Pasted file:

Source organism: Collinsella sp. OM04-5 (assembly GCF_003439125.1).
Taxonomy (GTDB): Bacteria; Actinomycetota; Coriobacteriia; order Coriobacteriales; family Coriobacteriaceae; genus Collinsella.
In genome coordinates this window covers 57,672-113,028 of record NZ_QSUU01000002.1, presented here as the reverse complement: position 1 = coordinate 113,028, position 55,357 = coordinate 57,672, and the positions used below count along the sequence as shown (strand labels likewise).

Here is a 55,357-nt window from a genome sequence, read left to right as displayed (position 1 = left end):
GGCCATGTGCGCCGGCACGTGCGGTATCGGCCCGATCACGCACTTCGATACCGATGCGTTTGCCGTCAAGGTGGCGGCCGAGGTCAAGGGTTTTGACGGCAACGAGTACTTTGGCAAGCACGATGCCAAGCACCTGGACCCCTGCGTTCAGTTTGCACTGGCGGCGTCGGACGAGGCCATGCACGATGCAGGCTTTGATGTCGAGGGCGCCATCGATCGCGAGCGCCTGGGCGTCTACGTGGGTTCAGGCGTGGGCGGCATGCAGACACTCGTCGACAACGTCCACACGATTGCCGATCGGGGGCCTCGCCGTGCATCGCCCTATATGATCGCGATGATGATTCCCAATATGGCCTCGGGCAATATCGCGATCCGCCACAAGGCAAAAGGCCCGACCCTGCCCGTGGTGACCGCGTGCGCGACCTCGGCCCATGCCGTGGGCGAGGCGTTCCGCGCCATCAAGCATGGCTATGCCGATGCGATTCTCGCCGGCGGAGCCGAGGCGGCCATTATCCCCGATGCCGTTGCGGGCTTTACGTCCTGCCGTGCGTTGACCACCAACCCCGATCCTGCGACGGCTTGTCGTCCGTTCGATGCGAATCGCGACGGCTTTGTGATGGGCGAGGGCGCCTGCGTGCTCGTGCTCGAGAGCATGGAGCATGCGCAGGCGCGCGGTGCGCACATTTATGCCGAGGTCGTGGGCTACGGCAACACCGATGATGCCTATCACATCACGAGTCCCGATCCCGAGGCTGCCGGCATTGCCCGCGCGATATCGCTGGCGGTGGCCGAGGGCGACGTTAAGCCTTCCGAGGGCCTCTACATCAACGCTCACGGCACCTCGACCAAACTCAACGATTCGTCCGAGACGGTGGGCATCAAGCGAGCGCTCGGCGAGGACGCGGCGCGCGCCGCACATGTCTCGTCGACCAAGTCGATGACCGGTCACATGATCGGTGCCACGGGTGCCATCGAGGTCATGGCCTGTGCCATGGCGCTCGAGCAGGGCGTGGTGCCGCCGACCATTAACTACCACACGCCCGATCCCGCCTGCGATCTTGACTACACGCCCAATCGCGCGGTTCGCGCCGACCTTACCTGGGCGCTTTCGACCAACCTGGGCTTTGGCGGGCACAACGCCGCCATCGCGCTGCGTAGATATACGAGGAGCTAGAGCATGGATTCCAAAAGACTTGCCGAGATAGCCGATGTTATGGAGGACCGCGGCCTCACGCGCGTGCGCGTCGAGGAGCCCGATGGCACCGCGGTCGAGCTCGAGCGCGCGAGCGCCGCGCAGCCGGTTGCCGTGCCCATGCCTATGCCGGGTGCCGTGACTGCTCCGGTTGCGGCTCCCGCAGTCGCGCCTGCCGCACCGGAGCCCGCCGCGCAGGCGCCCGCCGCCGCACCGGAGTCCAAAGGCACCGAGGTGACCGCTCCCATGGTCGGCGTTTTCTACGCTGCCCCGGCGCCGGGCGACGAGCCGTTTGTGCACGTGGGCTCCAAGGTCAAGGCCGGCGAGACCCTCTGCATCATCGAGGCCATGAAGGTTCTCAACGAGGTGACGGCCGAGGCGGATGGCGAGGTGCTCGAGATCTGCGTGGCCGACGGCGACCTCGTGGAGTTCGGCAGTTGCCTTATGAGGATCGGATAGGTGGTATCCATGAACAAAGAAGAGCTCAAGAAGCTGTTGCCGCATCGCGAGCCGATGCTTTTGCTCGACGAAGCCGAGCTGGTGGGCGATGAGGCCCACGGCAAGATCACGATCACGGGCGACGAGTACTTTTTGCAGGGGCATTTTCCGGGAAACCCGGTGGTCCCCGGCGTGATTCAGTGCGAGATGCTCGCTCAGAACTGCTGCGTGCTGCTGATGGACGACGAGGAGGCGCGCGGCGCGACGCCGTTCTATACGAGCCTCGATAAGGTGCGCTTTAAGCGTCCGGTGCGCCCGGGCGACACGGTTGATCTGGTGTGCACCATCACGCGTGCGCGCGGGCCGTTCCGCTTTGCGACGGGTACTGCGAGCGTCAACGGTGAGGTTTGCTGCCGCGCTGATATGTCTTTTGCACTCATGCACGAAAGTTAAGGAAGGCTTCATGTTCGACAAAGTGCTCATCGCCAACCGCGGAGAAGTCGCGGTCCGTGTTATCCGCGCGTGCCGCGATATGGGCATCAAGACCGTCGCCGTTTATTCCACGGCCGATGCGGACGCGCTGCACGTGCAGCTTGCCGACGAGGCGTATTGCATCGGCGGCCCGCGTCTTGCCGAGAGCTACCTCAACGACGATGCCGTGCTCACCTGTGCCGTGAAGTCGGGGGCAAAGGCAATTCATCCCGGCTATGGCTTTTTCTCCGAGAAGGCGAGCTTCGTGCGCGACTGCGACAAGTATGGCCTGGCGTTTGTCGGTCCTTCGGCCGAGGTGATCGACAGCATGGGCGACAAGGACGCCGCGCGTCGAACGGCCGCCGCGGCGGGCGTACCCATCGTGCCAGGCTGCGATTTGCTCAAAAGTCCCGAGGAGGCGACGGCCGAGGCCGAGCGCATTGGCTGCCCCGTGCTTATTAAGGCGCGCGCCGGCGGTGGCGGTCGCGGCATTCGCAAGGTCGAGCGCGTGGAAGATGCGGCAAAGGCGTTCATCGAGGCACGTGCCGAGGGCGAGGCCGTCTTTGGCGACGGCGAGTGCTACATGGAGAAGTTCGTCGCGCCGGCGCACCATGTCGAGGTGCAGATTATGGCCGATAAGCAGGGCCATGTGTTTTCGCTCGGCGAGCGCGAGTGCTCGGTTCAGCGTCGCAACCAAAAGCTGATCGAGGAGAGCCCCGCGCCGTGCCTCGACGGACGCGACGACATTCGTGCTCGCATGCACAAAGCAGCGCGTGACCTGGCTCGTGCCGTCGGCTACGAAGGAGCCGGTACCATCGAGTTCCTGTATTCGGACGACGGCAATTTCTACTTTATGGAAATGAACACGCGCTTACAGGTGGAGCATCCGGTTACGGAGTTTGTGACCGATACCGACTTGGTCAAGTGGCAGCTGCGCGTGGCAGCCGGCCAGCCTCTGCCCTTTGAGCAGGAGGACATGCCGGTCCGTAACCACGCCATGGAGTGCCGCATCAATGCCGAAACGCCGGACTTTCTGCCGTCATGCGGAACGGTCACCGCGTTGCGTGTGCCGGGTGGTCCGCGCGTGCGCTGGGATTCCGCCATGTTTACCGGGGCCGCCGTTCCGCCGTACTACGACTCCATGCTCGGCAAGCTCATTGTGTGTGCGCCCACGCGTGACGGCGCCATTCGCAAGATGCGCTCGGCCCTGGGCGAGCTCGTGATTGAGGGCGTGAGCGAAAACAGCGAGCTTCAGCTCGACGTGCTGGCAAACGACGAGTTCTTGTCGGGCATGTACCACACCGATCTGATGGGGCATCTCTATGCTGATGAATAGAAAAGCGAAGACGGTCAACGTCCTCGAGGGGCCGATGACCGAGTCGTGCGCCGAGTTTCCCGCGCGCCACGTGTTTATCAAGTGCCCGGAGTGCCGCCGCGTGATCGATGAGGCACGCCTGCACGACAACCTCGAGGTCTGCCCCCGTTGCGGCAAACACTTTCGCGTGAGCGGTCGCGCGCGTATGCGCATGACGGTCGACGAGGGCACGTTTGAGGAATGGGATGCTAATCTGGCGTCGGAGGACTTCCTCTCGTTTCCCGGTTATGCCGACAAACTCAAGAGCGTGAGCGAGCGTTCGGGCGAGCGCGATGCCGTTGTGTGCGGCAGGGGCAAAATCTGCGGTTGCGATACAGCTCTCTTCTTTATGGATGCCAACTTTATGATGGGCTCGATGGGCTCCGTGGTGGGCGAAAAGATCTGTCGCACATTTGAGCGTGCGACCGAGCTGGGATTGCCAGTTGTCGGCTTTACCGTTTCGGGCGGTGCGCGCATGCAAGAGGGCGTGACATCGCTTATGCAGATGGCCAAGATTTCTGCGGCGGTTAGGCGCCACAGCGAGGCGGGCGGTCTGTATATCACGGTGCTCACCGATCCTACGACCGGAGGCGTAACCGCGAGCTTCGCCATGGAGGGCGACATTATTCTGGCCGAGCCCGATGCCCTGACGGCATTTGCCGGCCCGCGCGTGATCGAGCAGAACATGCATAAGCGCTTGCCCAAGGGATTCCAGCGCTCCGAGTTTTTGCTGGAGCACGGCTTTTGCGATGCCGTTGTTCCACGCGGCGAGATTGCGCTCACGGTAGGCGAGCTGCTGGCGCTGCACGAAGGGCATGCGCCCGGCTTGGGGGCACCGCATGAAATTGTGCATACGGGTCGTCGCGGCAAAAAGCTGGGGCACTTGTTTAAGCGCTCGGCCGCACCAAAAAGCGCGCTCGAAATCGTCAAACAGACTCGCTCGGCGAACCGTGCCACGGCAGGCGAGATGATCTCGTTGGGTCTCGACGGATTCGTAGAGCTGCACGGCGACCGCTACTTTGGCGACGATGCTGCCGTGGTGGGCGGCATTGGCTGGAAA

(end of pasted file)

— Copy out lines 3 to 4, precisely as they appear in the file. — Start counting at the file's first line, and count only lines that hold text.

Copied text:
In genome coordinates this window covers 57,672-113,028 of record NZ_QSUU01000002.1, presented here as the reverse complement: position 1 = coordinate 113,028, position 55,357 = coordinate 57,672, and the positions used below count along the sequence as shown (strand labels likewise).

Here is a 55,357-nt window from a genome sequence, read left to right as displayed (position 1 = left end):